In 1955, Richard Berry wrote a song about a Jamaican sailor returning to his island to see his lady love. It’s a ballad, a conversation in the first person singular, with a bartender. The bartender’s name is Louie.
The song was covered in Latin and R&B styles in the fifties, but was never more than a regional hit on the west coast.
“Mainstream” white artists of the fifties and sixties often covered songs written by black artists. On April 6, 1963, an obscure rock & roll group out of Portland, Oregon covered the song, renting a recording studio for $50. They were The Kingsmen.
Lead singer Jack Ely showed the band how he wanted it played. Berry’s easy 1-2-3-4, 1-2, 1-2-3-4 ballad would be changed to a raucous 1-2-3, 1-2, 1-2-3 beat.
The guitar work could only be described as anarchic, the lyrics unintelligible. The Kingsmen recorded the song in a single take. It was released by a small label in May and re-released by Wand Records in October, 1963. Sales of the single increased through the 15th of November, the song entering the Billboard Top 100 chart on December 7.
Rock & Roll music is so mainstream now, that it’s hard to remember how subversive and decadent it was considered to be.
Louie Louie’s impenetrable lyrics led to all kinds of speculation about what was being said. More than a few imaginations ran wild. Fabricated lyrics ranging from mildly raunchy to pornographic were written out on slips of paper and exchanged between teenagers, spurring interest in the song and driving record sales through the roof.
Concerned parents contacted government authorities to see what could be done. One parent, a Sarasota, Florida junior high school teacher, wrote to Attorney General Bobby Kennedy. “Who do you turn to when your teen age daughter buys and brings home pornographic or obscene materials being sold along with objects directed and aimed at the teenage market in every City, Village and Record shop in this Nation?” The letter ends with a plea, complete with four punctuation marks: “How can we stamp out this menace????”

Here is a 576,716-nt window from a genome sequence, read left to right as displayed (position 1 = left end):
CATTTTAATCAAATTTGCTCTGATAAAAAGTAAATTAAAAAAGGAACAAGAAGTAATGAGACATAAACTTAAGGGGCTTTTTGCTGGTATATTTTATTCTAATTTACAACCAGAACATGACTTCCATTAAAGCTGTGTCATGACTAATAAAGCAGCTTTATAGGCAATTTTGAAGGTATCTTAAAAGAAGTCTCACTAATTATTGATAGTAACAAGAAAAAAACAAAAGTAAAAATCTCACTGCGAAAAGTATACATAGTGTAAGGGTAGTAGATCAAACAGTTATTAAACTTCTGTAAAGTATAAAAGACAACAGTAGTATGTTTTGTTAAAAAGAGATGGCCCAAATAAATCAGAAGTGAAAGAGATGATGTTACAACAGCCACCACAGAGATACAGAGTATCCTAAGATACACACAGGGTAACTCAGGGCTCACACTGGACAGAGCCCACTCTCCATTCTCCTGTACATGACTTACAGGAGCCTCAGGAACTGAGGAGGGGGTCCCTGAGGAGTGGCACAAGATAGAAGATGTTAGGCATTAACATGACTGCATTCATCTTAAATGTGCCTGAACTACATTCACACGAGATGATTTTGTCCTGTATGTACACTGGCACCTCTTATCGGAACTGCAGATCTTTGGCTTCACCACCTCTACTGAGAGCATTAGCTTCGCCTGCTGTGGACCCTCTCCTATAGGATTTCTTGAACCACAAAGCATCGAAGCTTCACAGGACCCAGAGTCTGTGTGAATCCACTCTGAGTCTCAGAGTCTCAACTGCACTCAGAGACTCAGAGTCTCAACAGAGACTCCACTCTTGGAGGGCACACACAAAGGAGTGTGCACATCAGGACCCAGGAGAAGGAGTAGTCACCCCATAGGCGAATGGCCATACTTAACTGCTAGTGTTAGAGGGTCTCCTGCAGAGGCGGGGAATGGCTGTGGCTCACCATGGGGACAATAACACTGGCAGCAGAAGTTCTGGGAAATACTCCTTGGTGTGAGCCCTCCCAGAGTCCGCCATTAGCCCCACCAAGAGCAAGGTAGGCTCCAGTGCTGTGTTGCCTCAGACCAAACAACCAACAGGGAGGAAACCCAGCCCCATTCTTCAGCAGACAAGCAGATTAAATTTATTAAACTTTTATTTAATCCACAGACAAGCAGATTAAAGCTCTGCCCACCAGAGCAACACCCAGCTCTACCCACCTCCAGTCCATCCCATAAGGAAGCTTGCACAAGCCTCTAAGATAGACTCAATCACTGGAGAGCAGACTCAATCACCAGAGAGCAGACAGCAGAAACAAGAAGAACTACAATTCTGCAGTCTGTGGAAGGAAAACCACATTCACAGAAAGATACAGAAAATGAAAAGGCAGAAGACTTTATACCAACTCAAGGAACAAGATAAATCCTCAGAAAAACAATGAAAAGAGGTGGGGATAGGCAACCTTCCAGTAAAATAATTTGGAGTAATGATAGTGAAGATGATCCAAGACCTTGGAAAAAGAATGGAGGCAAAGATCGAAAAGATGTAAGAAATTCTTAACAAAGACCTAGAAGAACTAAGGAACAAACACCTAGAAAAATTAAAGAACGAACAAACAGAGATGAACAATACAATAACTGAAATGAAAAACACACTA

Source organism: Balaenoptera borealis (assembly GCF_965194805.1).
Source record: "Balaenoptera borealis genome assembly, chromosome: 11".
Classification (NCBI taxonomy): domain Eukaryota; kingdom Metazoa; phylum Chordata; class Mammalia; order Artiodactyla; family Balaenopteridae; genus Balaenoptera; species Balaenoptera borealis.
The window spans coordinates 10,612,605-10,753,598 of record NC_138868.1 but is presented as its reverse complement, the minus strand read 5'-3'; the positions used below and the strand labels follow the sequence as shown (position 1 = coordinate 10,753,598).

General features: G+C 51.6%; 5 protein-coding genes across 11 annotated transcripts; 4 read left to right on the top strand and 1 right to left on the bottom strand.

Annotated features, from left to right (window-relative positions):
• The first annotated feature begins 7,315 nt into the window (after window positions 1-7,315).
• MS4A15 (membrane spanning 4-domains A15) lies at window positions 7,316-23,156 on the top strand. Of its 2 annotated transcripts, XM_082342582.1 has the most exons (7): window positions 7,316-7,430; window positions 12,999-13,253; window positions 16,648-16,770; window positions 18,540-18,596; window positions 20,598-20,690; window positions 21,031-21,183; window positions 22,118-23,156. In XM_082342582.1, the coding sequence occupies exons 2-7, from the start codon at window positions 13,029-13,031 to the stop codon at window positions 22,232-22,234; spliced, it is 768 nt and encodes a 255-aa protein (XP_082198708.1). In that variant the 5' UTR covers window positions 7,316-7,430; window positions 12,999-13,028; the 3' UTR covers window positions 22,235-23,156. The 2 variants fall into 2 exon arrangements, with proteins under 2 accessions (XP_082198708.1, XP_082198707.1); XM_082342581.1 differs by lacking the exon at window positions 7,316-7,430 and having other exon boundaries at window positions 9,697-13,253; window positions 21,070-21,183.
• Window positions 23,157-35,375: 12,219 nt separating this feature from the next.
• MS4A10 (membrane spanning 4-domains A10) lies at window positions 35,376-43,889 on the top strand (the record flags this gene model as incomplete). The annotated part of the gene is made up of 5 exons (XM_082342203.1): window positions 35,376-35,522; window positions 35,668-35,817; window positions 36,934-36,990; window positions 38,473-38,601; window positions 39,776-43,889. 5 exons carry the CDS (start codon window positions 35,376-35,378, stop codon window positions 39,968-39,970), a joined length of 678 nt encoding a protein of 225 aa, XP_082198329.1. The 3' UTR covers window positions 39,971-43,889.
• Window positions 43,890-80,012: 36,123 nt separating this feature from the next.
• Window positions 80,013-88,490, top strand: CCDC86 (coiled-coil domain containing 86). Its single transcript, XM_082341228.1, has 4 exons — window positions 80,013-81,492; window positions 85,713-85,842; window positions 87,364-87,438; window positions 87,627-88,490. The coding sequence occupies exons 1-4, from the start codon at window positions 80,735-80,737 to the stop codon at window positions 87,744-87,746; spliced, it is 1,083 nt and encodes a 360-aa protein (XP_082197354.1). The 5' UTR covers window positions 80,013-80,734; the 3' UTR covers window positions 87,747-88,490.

The FBI took up the investigation in 1964 under the ITOM statute, a federal law regulating the Interstate Transportation of Obscene Material. There are 119 pages in the FBI’s archival website, covering the case.
For two years, FBI investigators interviewed witnesses. They listened to the song at varying speeds, backward and forward, but the relentless search for bawdy material came up empty. In the end, the song was ruled “unintelligible at any speed”.
Strangely, the feds never interviewed Kingsmen lead singer Jack Ely, who probably could have saved them a lot of time.
The song has been covered by numerous artists over the years, including Paul Revere & the Raiders, Otis Redding, Motorhead, Black Flag and Young MC. The best version ever, has got to be the Delta Tau Chi fraternity version from John Landis’ 1978 movie, Animal House.
“OK, let’s give it to ’em. Right now”.